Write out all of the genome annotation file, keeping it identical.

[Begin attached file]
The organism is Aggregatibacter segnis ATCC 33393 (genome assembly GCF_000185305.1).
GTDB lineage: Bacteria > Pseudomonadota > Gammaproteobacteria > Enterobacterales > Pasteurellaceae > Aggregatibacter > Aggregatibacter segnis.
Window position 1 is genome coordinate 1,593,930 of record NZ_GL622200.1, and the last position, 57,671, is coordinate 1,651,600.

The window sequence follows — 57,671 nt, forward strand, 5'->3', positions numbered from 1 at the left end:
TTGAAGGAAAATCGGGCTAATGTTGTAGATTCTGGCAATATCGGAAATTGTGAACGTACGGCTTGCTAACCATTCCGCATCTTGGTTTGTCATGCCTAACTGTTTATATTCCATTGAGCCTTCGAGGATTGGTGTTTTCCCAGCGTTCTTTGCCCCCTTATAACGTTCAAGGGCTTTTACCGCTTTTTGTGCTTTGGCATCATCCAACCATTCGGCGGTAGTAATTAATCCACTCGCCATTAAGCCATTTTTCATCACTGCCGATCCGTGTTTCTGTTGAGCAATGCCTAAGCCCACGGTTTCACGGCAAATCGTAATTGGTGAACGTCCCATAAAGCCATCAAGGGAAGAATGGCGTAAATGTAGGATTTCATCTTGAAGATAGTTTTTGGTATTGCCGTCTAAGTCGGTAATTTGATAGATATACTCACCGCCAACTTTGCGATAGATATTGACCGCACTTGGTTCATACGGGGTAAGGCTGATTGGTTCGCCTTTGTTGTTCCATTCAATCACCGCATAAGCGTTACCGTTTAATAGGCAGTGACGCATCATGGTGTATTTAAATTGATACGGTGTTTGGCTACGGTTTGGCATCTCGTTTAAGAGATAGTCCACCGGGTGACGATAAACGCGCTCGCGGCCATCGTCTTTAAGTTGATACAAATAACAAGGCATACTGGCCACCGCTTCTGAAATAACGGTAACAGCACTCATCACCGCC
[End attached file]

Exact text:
The organism is Aggregatibacter segnis ATCC 33393 (genome assembly GCF_000185305.1).
GTDB lineage: Bacteria > Pseudomonadota > Gammaproteobacteria > Enterobacterales > Pasteurellaceae > Aggregatibacter > Aggregatibacter segnis.
Window position 1 is genome coordinate 1,593,930 of record NZ_GL622200.1, and the last position, 57,671, is coordinate 1,651,600.

The window sequence follows — 57,671 nt, forward strand, 5'->3', positions numbered from 1 at the left end:
TTGAAGGAAAATCGGGCTAATGTTGTAGATTCTGGCAATATCGGAAATTGTGAACGTACGGCTTGCTAACCATTCCGCATCTTGGTTTGTCATGCCTAACTGTTTATATTCCATTGAGCCTTCGAGGATTGGTGTTTTCCCAGCGTTCTTTGCCCCCTTATAACGTTCAAGGGCTTTTACCGCTTTTTGTGCTTTGGCATCATCCAACCATTCGGCGGTAGTAATTAATCCACTCGCCATTAAGCCATTTTTCATCACTGCCGATCCGTGTTTCTGTTGAGCAATGCCTAAGCCCACGGTTTCACGGCAAATCGTAATTGGTGAACGTCCCATAAAGCCATCAAGGGAAGAATGGCGTAAATGTAGGATTTCATCTTGAAGATAGTTTTTGGTATTGCCGTCTAAGTCGGTAATTTGATAGATATACTCACCGCCAACTTTGCGATAGATATTGACCGCACTTGGTTCATACGGGGTAAGGCTGATTGGTTCGCCTTTGTTGTTCCATTCAATCACCGCATAAGCGTTACCGTTTAATAGGCAGTGACGCATCATGGTGTATTTAAATTGATACGGTGTTTGGCTACGGTTTGGCATCTCGTTTAAGAGATAGTCCACCGGGTGACGATAAACGCGCTCGCGGCCATCGTCTTTAAGTTGATACAAATAACAAGGCATACTGGCCACCGCTTCTGAAATAACGGTAACAGCACTCATCACCGCC